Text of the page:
What was the Gallipoli campaign?
By Dec 1914, the war on the Western Front had ground to a halt in a deadlock of trench warfare. Winston Churchill recommended an alternative campaign to strike at the underbelly of the German Alliance by taking Turkey out of the war. To do this it would mean capturing Constantinople (or Istanbul as it is today) by opening up the Dardanelles waterway from the Mediterranean to the Black Sea. This would also give Russia (then an ally of GB) access to the west to export much needed grain.
What was the plan?
Initially, the plan was to open the Dardanelles and seize Constantinople with a naval operation only, but herein was its major weakness. Ships cannot take land; only troops on the ground can do this, but Lord Kitchener, Secretary of State for War, could not spare sufficient soldiers from the Western Front to support the Navy; he was also, if the truth be known, not overly keen on the plan anyway, and he changed his mind several times, which did not instil confidence in the planning of the campaign. Eventually, the 29th Division was released, along with troops from Australia and New Zealand, the ANZACs, and from France.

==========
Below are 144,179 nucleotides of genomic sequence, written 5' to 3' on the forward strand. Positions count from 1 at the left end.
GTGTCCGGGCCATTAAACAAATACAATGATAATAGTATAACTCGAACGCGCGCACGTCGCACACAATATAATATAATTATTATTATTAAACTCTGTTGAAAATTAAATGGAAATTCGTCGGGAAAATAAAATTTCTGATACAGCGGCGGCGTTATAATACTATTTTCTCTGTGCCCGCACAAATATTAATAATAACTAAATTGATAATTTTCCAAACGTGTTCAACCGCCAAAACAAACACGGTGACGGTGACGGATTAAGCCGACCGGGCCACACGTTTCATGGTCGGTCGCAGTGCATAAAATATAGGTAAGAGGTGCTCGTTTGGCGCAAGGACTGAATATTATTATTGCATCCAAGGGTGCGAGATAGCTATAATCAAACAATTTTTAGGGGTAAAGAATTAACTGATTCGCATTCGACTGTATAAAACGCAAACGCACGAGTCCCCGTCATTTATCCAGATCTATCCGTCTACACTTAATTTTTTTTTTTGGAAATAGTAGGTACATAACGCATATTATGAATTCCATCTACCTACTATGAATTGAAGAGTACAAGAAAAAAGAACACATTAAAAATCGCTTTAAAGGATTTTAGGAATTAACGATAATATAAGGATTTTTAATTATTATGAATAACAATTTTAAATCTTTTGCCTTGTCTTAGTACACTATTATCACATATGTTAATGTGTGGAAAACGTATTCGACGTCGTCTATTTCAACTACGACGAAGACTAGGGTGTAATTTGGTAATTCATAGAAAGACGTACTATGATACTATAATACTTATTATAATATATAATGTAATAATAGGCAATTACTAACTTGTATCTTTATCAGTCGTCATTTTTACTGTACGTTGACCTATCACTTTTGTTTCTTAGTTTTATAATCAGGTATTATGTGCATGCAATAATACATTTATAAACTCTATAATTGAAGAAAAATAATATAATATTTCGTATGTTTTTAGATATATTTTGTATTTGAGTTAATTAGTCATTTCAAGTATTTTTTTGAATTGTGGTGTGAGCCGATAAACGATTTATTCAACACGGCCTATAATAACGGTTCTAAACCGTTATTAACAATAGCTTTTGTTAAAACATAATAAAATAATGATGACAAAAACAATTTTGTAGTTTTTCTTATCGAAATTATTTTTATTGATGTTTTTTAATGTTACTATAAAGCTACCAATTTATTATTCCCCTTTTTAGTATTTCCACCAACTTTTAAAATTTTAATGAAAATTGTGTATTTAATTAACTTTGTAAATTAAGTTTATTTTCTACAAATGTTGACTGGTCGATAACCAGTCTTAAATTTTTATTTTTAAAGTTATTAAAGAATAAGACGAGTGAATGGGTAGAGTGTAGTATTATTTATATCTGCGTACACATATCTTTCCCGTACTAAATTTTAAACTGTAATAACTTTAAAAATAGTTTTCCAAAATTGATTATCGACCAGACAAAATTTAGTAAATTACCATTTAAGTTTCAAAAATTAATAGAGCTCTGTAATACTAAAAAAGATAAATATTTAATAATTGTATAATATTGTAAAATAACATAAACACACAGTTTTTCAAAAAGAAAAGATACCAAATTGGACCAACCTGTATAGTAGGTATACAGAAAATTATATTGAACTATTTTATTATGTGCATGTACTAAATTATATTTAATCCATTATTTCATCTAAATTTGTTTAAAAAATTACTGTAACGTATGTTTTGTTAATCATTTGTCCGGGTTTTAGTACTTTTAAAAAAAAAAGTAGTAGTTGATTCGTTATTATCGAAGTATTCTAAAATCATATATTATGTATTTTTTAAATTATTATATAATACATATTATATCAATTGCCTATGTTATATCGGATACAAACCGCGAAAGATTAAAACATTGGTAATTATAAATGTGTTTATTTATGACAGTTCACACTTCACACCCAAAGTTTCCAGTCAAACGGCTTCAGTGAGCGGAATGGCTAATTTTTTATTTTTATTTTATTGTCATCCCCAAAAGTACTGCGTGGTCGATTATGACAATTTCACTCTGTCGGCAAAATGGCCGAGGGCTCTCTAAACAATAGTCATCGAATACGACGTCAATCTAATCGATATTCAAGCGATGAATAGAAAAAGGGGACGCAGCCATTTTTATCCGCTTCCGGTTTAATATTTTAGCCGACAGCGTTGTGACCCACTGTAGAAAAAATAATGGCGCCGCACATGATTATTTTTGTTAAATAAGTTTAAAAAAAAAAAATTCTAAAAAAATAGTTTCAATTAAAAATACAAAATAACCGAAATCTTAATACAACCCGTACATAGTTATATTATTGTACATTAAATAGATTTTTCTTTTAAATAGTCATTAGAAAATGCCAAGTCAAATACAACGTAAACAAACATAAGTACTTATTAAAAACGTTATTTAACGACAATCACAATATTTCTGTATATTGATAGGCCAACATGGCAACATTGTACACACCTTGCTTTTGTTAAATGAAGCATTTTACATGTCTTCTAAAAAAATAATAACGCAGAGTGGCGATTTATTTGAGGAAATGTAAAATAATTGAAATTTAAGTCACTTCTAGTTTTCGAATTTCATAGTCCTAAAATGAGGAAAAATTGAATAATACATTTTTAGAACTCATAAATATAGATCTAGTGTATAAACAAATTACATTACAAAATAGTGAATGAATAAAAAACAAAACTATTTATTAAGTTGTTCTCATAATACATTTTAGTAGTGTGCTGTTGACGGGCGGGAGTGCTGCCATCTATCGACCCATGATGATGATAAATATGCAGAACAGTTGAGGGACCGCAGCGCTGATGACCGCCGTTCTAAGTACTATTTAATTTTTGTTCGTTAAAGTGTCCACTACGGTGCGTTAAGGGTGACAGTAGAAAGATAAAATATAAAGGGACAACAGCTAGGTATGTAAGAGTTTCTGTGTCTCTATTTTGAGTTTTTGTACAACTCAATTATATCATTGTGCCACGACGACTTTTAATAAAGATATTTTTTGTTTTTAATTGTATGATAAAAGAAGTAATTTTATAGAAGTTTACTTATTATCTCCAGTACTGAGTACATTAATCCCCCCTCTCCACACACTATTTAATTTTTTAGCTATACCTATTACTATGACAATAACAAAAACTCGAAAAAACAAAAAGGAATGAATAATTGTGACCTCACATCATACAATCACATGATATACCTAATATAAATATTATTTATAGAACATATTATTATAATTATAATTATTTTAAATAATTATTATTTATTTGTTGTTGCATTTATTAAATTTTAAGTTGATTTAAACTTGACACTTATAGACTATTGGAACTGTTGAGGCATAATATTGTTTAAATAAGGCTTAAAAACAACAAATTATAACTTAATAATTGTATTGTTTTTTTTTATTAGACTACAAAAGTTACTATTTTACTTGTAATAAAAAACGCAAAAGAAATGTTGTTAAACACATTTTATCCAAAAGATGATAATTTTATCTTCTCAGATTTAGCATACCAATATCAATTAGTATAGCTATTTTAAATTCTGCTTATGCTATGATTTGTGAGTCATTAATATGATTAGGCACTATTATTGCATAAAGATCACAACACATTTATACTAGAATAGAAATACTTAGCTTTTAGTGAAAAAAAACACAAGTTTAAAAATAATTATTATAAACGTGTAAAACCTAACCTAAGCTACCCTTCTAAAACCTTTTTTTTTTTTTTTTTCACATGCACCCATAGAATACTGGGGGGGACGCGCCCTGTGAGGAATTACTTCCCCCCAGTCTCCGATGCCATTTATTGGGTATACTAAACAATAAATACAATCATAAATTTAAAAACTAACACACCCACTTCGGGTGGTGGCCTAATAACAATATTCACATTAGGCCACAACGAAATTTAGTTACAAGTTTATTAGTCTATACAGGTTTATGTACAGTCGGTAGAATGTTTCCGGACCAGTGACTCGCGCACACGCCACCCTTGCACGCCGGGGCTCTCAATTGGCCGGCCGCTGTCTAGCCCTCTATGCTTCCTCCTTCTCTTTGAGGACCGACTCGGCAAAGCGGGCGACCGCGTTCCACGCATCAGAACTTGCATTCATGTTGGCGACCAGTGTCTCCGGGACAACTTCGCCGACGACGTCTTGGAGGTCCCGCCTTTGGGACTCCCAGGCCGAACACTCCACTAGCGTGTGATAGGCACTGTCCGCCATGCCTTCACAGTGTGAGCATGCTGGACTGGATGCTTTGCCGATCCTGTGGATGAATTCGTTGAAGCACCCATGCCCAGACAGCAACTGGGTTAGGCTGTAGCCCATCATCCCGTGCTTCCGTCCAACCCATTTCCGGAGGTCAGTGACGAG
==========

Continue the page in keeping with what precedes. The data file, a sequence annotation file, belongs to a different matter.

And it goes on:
William Hardwick was born in Brecon on March 12th, 1885, the son of Thomas and Mary Hardwick. The family lived at 24 Pendre, Brecon in the early years of his life, before moving to No. 2 Jubilee Place, the Avenue, Brecon by 1901. William worked as a painter and plumber's apprentice before he emigrated to Australia in 1906. He sailed from London on November 16th, aged 21, on the SS Ortona bound for Brisbane. By 1910 he settled on Leongatha, Australia, working as a carpenter and builder. In January 1915 he enlisted with "D" Company, 21st Battalion, 6th Australian Infantry and becomes a sergeant.
In May 1915, aged 30, he embarks for Gallipoli on the HMAT A38 "Ulysses". In January 1916 he is involved in the retreat from Gallipoli, by which time he is Company Sergeant Major and has been mentioned in dispatches. Later in 1916 he serves in Arabia and the Suez Canal zone and is commissioned as Second Lieutenant. On March 25th, 1917, aged 32, he is awarded the Military Cross for gallantry in France and on 28th of August 1918 he is awarded a bar to the Military Cross, again for gallantry in France.
William was killed in action in France on October 5th, 27th, 1918, he was aged 33 years. He is buried at the Tincourt New British Cemetery in France.
Here are four transcribed letters to his brothers and sisters from William Hardwick: